Laika was a connoisseur of the alleys in Moscow. She was born there in the 1960s and knew how to get food and protect herself from the cold. She was the first dog in the world to try the weightlessness of outer space. This loving animal, nicknamed Kudryavka (‘little curly-haired girl’) by Russian engineers, was not chosen by chance, but had to go through an intense casting: after all, she would provide the final evidence that a man could be sent into space.
But why the interest in her being a street dog? For a very simple reason: stamina. Dogs with a pedigree appeared to be less resistant to adverse conditions. However, it was not just her being a mongrel that played in her favour (or against her, it depends on how you look at it). The fact that she weighed between 6 or 7 kg, the maximum weight admitted by Sputnik 2, and her calm, female character were also key (males needed to lift their legs to pee, a huge logistical problem).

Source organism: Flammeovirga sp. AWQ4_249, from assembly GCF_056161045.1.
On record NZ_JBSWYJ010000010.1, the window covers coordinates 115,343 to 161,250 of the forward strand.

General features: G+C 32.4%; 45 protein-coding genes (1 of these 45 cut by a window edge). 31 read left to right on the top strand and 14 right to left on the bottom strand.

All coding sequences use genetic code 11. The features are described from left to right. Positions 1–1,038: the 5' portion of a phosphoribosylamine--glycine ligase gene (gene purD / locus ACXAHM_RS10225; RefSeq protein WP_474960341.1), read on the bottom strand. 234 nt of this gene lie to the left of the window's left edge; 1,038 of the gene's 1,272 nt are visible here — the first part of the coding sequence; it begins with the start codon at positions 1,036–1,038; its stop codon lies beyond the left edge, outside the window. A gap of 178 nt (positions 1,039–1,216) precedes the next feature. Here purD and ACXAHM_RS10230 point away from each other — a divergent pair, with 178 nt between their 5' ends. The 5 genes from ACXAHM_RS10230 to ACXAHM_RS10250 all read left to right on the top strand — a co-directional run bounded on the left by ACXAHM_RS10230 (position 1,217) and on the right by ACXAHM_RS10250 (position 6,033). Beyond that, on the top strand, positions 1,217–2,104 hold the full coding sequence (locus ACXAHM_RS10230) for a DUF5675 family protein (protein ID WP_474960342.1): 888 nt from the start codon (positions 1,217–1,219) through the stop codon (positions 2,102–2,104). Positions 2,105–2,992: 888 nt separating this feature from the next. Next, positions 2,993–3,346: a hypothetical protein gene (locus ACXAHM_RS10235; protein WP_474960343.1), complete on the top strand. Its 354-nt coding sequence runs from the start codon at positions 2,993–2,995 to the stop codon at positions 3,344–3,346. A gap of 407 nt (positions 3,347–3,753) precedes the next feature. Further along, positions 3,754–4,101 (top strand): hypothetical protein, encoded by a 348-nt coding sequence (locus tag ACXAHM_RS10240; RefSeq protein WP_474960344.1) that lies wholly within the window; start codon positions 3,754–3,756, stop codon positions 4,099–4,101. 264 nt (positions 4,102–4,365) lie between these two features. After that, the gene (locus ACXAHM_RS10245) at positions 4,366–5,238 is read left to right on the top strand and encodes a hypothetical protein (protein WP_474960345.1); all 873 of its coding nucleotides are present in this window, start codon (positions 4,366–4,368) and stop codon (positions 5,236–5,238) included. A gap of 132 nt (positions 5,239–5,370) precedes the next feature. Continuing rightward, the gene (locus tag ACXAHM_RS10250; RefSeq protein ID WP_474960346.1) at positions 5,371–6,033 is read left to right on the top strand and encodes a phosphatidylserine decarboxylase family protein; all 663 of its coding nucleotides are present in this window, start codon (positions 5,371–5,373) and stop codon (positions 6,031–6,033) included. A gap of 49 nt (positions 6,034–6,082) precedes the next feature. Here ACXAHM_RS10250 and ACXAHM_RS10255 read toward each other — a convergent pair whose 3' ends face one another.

Laika was the first living being to orbit the Earth and Laika’s flight opened the doors of cosmos to humanity. Previous experiments had been conducted e.g. on monkeys in the United States and other dogs in the Soviet Union, but at suborbital altitudes. Sputnik 2 had a food dispenser and an air regeneration system, but supplies would last only seven days. It was known from the very beginning that it would be a one-way trip.
“Our main goal was to send human beings into space, so sacrifices had to be made. On Laika’s flight even I cried with bitter tears. We all knew she would die, and we apologized to her”, declared Adilia Kotovskaya, one of the biologists who took part in the casting to a Russian newspaper, years later.
Sputnik 2 continued to spin around the Earth for six months, until it began to lose altitude and disintegrated as it touched the upper layers of the Earth’s atmosphere. Laika, the Russian hero pilot, saved many lives.